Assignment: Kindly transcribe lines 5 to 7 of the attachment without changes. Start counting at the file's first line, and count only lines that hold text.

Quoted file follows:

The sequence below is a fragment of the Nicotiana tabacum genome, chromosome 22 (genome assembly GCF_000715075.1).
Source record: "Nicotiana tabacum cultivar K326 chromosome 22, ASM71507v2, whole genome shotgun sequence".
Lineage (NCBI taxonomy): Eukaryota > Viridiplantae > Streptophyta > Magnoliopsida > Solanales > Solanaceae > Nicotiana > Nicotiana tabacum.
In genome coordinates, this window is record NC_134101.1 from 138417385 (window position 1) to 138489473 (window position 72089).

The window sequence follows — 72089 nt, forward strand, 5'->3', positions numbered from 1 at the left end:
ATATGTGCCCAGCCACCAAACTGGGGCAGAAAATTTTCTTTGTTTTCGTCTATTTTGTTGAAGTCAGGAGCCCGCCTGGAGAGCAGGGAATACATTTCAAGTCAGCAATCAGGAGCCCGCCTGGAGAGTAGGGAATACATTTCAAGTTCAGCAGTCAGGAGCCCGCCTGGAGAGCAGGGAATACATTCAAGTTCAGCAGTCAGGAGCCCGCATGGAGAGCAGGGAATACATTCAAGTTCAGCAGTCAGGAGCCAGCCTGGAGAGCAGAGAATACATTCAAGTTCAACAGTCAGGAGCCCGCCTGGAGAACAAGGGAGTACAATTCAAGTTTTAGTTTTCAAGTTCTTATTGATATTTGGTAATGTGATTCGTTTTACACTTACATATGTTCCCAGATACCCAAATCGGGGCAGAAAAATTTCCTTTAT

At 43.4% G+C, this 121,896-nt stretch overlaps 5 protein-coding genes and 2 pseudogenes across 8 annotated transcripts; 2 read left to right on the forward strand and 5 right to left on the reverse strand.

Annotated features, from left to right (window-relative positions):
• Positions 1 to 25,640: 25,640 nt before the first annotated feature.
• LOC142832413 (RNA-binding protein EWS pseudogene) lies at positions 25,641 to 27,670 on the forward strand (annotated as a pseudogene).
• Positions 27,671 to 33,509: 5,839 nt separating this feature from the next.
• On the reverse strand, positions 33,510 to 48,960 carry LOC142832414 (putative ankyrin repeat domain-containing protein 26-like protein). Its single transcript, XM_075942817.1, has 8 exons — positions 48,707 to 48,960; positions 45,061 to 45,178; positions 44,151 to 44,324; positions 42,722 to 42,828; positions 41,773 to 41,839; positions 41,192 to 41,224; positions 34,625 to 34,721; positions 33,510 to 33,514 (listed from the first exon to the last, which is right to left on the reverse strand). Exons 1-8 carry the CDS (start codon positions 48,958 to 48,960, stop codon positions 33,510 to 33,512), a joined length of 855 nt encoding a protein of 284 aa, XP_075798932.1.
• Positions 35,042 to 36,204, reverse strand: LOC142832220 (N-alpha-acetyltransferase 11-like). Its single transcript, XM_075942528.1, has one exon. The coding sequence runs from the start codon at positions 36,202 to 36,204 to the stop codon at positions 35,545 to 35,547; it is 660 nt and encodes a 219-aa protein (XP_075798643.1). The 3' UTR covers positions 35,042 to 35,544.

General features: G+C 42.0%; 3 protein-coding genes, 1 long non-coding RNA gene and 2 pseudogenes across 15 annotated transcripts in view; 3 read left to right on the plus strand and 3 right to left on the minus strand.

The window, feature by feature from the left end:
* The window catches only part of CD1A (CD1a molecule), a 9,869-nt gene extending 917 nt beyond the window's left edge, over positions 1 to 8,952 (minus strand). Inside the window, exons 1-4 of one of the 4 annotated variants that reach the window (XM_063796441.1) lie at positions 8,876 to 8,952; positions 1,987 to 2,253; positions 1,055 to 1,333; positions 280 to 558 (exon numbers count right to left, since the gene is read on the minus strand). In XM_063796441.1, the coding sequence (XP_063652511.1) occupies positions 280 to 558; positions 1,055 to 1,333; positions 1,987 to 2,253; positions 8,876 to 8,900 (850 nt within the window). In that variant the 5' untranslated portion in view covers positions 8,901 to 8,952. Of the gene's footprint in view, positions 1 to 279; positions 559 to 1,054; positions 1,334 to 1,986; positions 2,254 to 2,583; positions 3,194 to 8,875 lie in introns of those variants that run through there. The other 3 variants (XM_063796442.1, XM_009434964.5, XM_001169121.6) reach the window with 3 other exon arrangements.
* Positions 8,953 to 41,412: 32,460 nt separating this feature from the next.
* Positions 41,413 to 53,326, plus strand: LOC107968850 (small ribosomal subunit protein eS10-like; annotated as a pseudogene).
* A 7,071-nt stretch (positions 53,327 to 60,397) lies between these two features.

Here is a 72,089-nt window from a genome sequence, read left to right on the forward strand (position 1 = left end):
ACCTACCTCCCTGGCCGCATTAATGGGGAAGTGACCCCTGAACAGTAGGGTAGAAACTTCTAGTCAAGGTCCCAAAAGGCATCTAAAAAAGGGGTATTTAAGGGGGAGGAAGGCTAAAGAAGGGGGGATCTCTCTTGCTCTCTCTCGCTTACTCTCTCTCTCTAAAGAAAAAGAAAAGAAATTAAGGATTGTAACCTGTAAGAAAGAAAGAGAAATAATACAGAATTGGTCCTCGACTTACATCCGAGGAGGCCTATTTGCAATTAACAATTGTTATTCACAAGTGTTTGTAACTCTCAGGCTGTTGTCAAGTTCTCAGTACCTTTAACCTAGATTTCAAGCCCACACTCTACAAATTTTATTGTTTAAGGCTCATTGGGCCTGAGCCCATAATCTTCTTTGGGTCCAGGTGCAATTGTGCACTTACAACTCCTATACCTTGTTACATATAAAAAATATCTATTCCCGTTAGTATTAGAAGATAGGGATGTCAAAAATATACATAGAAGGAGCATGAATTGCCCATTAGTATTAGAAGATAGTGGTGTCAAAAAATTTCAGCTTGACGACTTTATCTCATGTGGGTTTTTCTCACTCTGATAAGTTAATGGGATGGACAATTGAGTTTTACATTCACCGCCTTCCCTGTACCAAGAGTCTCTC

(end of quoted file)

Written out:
The window sequence follows — 72089 nt, forward strand, 5'->3', positions numbered from 1 at the left end:
ATATGTGCCCAGCCACCAAACTGGGGCAGAAAATTTTCTTTGTTTTCGTCTATTTTGTTGAAGTCAGGAGCCCGCCTGGAGAGCAGGGAATACATTTCAAGTCAGCAATCAGGAGCCCGCCTGGAGAGTAGGGAATACATTTCAAGTTCAGCAGTCAGGAGCCCGCCTGGAGAGCAGGGAATACATTCAAGTTCAGCAGTCAGGAGCCCGCATGGAGAGCAGGGAATACATTCAAGTTCAGCAGTCAGGAGCCAGCCTGGAGAGCAGAGAATACATTCAAGTTCAACAGTCAGGAGCCCGCCTGGAGAACAAGGGAGTACAATTCAAGTTTTAGTTTTCAAGTTCTTATTGATATTTGGTAATGTGATTCGTTTTACACTTACATATGTTCCCAGATACCCAAATCGGGGCAGAAAAATTTCCTTTAT

At 43.4% G+C, this 121,896-nt stretch overlaps 5 protein-coding genes and 2 pseudogenes across 8 annotated transcripts; 2 read left to right on the forward strand and 5 right to left on the reverse strand.